Introduction

CLP, Regulation (EC) 1272/2008, is the acronym for Classification, Labelling and Packaging of substances and mixtures. This Regulation entered into force on the 20th of January 2009 and replaced the two previously existing laws or legal instruments, the Dangerous Substance Directive (DSD) and the Dangerous Preparation Directive (DPD).

CLP is based on the Globally Harmonized System (GHS), a set of recommendations drafted by the United Nations. The CLP Regulation is applied to substances since 2010 and to mixtures since June 2015.

Remark: For mixtures already classified, labelled and packaged according to DPD and placed on the market before the 1st of June 2015 a transitional period existed and companies had to re-label and re-package their mixtures at the latest by the 1st of June 2017.

The aim of CLP is to ensure that hazards related to chemicals are clearly communicated to workers and consumers in the European Union through the classification and labelling of chemicals.

The main objective behind CLP is to preserve human health and the environment, and it is the duty of all actors in a supply chain to ensure compliance with classification, labelling and packaging requirements. Thus, before placing chemical products on the market, the industry must determine the potential risks of these substances and mixtures to human health and the environment, and classify them in accordance with the identified hazards. Hazardous chemicals must also be labelled according to a standardised system, so that workers and consumers are aware of their effects before using them.

In addition, CLP is strongly linked to:

  • REACH, in particular with regard to safety data sheets;
  • A number of other European laws, such as those concerning Biocides, Plant Protection Products, major industrial accidents (Seveso), and the legislation on chemicals at the workplace (Carcinogens and Mutagens Directive, Chemicals Agents Directive).

For more information on classification and labelling please see the respective pages.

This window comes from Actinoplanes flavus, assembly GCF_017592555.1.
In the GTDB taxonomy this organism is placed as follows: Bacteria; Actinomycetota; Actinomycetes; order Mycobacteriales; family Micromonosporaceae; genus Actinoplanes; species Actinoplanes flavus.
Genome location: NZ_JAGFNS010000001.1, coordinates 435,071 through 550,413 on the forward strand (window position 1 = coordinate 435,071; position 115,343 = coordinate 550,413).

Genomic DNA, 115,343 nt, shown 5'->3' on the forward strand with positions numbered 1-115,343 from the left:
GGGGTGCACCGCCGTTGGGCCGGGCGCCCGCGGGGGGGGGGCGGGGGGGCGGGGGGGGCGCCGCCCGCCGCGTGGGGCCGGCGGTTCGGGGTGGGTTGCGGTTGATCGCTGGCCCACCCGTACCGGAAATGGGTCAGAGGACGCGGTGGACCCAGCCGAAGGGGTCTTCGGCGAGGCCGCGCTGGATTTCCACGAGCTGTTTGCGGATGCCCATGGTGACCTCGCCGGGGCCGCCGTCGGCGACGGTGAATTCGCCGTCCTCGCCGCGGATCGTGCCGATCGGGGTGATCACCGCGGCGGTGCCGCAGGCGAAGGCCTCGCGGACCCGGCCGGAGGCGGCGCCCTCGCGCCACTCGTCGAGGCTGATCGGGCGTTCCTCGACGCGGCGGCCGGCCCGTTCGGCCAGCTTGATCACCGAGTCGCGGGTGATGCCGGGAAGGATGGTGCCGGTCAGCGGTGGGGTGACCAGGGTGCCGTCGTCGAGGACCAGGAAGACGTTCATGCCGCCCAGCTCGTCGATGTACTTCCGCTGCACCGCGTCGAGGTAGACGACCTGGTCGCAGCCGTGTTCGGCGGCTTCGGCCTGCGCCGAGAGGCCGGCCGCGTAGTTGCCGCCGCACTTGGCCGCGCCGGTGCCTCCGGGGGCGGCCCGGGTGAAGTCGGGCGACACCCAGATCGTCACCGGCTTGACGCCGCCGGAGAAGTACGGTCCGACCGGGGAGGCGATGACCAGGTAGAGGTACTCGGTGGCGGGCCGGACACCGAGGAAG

CLP requirements apply to chemical substances (such as chloric acid, ethanol, iron, cooking salt, ammonia, bleach...), mixtures (detergents, paints, lacquers, concrete, oil...) and explosives (section 2.1, Annex I CLP).

However, the CLP Regulation shall not apply to the following:

  • Radioactive substances and mixtures (Council Directive 96/29/Euratom);
  • Substances and mixtures which are subject to customs supervision;
  • Non-isolated intermediates;
  • Substances and mixtures for scientific research and development;
  • Waste (Directive 2006/12/EC).

CLP shall not apply to substances and mixtures in the following forms, which are in the finished state, intended for the final user:

  • Medicinal products (Directive 2001/83/EC);
  • Veterinary medicinal products (Directive 2001/82/EC);
  • Cosmetic products (Directive 76/768/EEC);
  • Medical devices (Directives 90/385/EEC, 93/42/EEC and 98/79/EC);
  • Food or feeding stuffs as defined in Regulation (EC) No 178/2002 including when they are used as a food additive in foodstuffs (Directive 89/107/EEC), as a flavouring in foodstuffs (Directive 88/388/EEC and Decision 1999/217/EC), as an additive in feeding stuffs (Regulation (EC) No 1831/2003), in animal nutrition (Directive 82/471/EEC).

Remark: There are no exemptions under the CLP Regulation in contrast to the REACH Regulation (tonnage dependent registration obligation > 1t/y, Annex V, polymers). Thus, any hazardous chemical is in the scope of CLP and has to be notified in the C&L inventory.

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